Google’s Quantum AI team and NASA have announced some early encouraging results of their latest test involving the physics behind “quantum annealing”, or the process that drives the D-Wave 2X quantum annealer, the computer used in the test, made by D-Wave Systems of Burnaby, B.C.
Without the benefit of an advanced Physics degree, we’ll have to take Google’s word for the fact that D-Wave’s computer solved problems “designed to demonstrate that quantum annealing can offer runtime advantages for hard optimization problems characterized by rugged energy landscapes” to the tune of “108 times faster than simulated annealing running on a single core”, or the next fastest supercomputer Google had been using as a competing benchmark.
Ten to the power of eight. That’s 100 million times faster than an otherwise extremely fast computer running on conventional processors.
To say that the difference between a garden variety computer and a quantum computer is that of an old jalopy automobile and a supersonic jet doesn’t really cut it.
Instead of using a mere jet to travel, you would simply be at your destination during the same moment as your departure.
Back in 2013, when Google and NASA purchased D-Wave’s 512 qubit D-Wave Two model for $15 million, they wrote, “We actually think quantum machine learning may provide the most creative problem-solving process under the known laws of physics.”
Two years later, they appear to have resolved any doubt about that claim, throwing a single note of caution on an otherwise triumphant announcement. “While these results are intriguing and very encouraging, there is more work ahead to turn quantum enhanced optimization into a practical technology.”
Anyone who believes themselves capable of reading and understanding the research are free to check it out on Cornell University’s arXiv.org site.
D-Wave’s group of investors includes Bezos Expeditions, BDC Capital, DFJ, Goldman Sachs, Growthworks, Harris & Harris Group, In-Q-Tel, International Investment and Underwriting, and Kensington Partners Limited.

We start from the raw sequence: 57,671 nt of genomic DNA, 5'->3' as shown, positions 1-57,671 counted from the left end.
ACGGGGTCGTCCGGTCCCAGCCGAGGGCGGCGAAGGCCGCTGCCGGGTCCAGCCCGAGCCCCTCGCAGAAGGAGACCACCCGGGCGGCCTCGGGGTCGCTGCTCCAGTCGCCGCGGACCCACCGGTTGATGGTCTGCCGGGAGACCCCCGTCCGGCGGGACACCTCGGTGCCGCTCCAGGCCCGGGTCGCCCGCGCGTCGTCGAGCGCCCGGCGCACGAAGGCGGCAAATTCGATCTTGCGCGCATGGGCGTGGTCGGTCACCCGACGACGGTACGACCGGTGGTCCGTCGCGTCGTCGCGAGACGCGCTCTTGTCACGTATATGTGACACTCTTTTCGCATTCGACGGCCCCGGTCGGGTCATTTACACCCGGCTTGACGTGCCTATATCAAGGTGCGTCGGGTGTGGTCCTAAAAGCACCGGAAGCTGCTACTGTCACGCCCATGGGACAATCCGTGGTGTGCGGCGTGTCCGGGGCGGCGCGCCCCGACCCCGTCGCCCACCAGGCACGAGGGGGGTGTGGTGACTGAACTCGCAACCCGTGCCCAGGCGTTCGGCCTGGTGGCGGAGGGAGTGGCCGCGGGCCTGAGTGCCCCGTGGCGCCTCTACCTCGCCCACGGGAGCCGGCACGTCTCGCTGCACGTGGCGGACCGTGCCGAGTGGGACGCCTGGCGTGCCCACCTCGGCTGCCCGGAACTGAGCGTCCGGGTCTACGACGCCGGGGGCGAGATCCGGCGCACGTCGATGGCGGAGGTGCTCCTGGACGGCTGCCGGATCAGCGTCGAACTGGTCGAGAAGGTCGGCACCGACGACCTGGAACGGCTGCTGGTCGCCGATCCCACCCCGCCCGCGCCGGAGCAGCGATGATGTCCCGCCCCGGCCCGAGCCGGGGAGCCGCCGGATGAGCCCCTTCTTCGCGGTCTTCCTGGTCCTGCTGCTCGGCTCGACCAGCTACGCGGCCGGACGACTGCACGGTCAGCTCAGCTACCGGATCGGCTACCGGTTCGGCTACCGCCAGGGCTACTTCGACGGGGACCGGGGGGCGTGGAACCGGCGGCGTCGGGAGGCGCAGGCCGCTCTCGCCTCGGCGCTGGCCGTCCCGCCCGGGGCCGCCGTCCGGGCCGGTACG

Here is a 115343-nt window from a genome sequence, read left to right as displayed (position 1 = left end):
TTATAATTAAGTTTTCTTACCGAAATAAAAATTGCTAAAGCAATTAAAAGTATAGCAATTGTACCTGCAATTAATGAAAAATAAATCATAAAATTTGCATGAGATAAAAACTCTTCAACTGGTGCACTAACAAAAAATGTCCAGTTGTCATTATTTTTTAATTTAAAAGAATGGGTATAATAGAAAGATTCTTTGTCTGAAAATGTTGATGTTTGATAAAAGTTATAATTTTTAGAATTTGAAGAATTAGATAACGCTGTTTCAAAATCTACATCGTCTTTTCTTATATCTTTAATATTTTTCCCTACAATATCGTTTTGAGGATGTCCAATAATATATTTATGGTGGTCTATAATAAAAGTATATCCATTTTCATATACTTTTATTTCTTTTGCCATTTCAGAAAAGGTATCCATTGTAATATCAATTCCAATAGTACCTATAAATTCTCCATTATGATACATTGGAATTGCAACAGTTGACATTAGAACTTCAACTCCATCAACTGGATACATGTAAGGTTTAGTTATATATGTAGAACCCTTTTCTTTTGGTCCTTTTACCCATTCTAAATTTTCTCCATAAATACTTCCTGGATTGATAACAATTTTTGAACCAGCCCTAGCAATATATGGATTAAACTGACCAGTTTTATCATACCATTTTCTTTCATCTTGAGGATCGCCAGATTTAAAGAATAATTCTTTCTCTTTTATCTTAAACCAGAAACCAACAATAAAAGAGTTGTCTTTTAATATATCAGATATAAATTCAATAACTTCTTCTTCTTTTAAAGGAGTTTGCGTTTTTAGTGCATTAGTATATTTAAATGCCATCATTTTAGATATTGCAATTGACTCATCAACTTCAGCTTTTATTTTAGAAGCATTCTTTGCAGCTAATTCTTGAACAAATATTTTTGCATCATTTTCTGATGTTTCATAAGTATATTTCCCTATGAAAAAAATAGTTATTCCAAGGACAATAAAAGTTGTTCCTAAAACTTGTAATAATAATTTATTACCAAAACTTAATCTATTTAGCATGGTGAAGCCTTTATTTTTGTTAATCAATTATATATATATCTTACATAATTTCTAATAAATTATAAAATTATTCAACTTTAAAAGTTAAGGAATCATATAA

The ramifications of Google and NASA’s announcement are simply huge, either ushering in the era of Raymond Kurzweil’s famous “singularity”, the moment at which computers acquire consciousness and self-awareness, or providing humans with a very powerful tool to solve some of our most intractable problems.
While D-Wave’s computer will not be available any time soon for you to play video games on, the kind of problems it can solve more or less instantaneously are the type of thing a conventional computer might take years to figure out.
Some of the more scary scenarios involving the “singularity” signal something along the lines of, “Hey, everyone, it was great being people, wasn’t it? Well, anyway, goodbye and let’s try to keep in touch, despite our new robot overlords.”
One big worry about the arrival of quantum computing involves the idea that cryptography will become effectively useless.
In the “wrong hands”, which in these post-Snowden days could be either side of the law, your public key cryptography is basically toast.
Just this past August, Internet security pioneer Bruce Schneier was speculating that despite the efforts of Google, IBM and the NSA, “My guess has been that we’ll see a practical quantum computer within 30 to 40 years, but not much sooner than that.”
More prosaically, Schneier wondered about the implications of a new quantum computing age on Internet security.
“Practical quantum computation doesn’t mean the end of cryptography,” he said. “There are lesser-known public-key algorithms such as McEliece and lattice-based algorithms that, while less efficient than the ones we use, are currently secure against a quantum computer. And quantum computation only speeds up a brute-force keysearch by a factor of a square root, so any symmetric algorithm can be made secure against a quantum computer by doubling the key length.”
Time will tell how soon, or if ever, quantum computing will have that kind of effect on our day-to-day lives.
At the StableView Asset Management TECH15 conference in Toronto in October, D-Wave president and CEO Bo Ewald asked a room full of Bay Street investors, “If you knew back in the 1950s that there was a company called International Business Machines manufacturing vacuum tubes and computer processors, would you have invested in them?”
During the Q&A session afterward, asked by an audience member about the difference between D-Wave’s computer and IBM’s current effort at quantum computing, Ewald responded, “Without wanting to be a smart alec about it, ours works.”
Those are fighting words, considering that the U.S. government’s Intelligence Advanced Research Projects Activity (IARPA), basically the IT version of an American spy agency, has just placed its bet on IBM’s attempt at a quantum computer, offering it a five-year research grant.
Think of it as Beta versus VHS for quantum computers.
And Google appears to have handed the first round of this particular battle to D-Wave.